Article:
What is a Non-Resident Importer or NRI (Canada)

An Expert's View about Distribution Networks in the United States

Last updated: 19 Oct 2011

What is a Non-Resident Importer (NRI?)

A Non-Resident Importer (NRI) is a company that does not reside in, nor has a physical establishment in Canada, but acts as the Importer of Record and assumes the responsibilities of Final accounting and regulatory compliance with Canada Customs regarding correct payment of duty & taxes for goods imported into Canada.

Opportunities & Benefits:

• Expand your sales in Canada, without perceived cross border hassles by potential customers.

• Provide price guarantee to leverage more sales and customers by providing a landed cost at time of sale. Your price can be set competitively with that of established suppliers selling similar products to Canada.

• Control the process at the border by dealing with one customs broker working on your behalf instead of dealing with each customer’s individual broker asking repeatedly for the same information: NAFTA Certificates, documents and product information.

• Consistency in product classification resulting in correct payment of duty & taxes on going.

• Reduced Brokerage (service fees) by utilizing consolidation clearances, distribution channels and your sales volume to Canada.

• Warranty and sample shipments can be delivered free to your customers.  No additional tax or duty payable by them, which achieves a reputable and forward-looking business stance of taking care of your customers.

• With increased volume, offshore shipments can be imported direct to Canada many times resulting in lower duty. No need for the cost of US import, logistics and re-export of your product to Canada. You can take advantage of Warehousing and distribution within Canada just like a domestic sale, without the need to set up a physical location.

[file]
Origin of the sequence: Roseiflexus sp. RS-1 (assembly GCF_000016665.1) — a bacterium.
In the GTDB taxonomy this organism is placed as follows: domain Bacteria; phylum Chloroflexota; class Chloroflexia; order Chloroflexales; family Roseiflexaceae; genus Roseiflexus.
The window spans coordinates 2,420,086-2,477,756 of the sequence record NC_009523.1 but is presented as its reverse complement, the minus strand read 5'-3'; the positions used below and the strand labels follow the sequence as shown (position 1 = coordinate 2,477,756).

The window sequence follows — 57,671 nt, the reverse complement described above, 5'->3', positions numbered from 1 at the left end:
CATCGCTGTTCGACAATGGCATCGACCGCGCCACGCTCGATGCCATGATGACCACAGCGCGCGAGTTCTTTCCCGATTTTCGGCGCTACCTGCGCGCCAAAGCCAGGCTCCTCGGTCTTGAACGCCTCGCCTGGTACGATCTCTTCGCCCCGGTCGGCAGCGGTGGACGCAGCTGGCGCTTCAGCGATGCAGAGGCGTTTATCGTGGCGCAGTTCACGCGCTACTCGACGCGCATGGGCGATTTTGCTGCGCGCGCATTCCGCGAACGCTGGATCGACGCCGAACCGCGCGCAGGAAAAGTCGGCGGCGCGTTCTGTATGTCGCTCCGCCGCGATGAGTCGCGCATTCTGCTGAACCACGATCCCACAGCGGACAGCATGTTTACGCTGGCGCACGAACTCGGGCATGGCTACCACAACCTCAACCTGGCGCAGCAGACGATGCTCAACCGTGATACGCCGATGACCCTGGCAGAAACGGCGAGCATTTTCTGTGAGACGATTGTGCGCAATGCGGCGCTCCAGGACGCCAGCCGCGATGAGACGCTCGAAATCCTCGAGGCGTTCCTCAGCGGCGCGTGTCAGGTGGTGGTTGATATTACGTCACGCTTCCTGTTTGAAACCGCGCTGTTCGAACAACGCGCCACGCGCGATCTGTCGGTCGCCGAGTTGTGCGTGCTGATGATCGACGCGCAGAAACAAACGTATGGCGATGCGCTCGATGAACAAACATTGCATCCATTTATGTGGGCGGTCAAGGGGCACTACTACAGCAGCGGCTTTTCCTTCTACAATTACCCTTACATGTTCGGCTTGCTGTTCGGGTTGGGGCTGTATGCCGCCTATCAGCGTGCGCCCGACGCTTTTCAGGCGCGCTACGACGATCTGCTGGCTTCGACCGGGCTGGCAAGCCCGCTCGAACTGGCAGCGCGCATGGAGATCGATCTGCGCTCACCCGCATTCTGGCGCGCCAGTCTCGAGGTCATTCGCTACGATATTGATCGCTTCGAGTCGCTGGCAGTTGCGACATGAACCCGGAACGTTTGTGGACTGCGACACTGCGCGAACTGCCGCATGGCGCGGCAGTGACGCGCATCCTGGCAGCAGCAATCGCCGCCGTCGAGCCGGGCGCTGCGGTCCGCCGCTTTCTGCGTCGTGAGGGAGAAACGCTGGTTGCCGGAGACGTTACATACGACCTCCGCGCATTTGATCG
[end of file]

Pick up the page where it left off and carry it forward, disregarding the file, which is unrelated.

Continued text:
• Website and catalogue orders are simplified by becoming an NRI; your Canadian customers are never surprised or hassled to pay extra costs when receiving their goods.   

The NRI option allows you the appearance of a domestic supplier, the customer simply orders & pays for your product, and receives the goods without ever having to deal with a border.

There are many more opportunities and benefits that can be realized with the NRI Customs Clearance option, specific to your products & business model.

As with any import/export program in Canada or the USA, every company has to have good practices regarding responsibilities and Regulatory Trade Compliance.

The following are some of the considerations when looking at becoming a Non-Resident Importer:


Key Considerations:                             
The Business Number (BN)
The business number (BN) has 15 digits: nine numbers to identify the business, plus two letters and four numbers to identify the program and each account. The system includes major types of Canada Revenue Agency (CRA) and Canada Border Services Agency (CBSA) programs that many businesses may be registered for:
• GST; (identified by RT)
• payroll deductions;
• corporate income tax; and
• Import/export (identified by RM).
For example, your import/export account may look like this:         123456789RM0001
A GST/HST tax registrant account may look like this:    123456789 RT0001 

Your next step is to determine whether you will be required to register with CRA for the GST/HST. (Pacific Customs Brokers can assist with further information to determine this)

Maintenance of Books & Records

All NRI’s are required by law to maintain books and records with regards to their imports & commercial activity in Canada. The must be kept for a period of   (6) six years from the original date of the import. CBSA may authorize NRI’s to maintain their records outside of Canada. A “Letter of Undertaking” must be submitted and approved by CBSA. This serves as an agreement between the NRI and CBSA as to the availability of their records for Customs Audit purposes.

Goods & Services Tax (GST)   Harmonized Sales Tax (HST)

Almost everything imported into Canada is subject to the GST (5%) payable at time of import.
As the GST is a consumer driven tax, it is collected and remitted all the way down the supply chain.  As a NRI, you would collect (charge) the tax to your customers much like a state sales tax. This is one way of recovering the tax when you remit it at the time of import of your goods into Canada.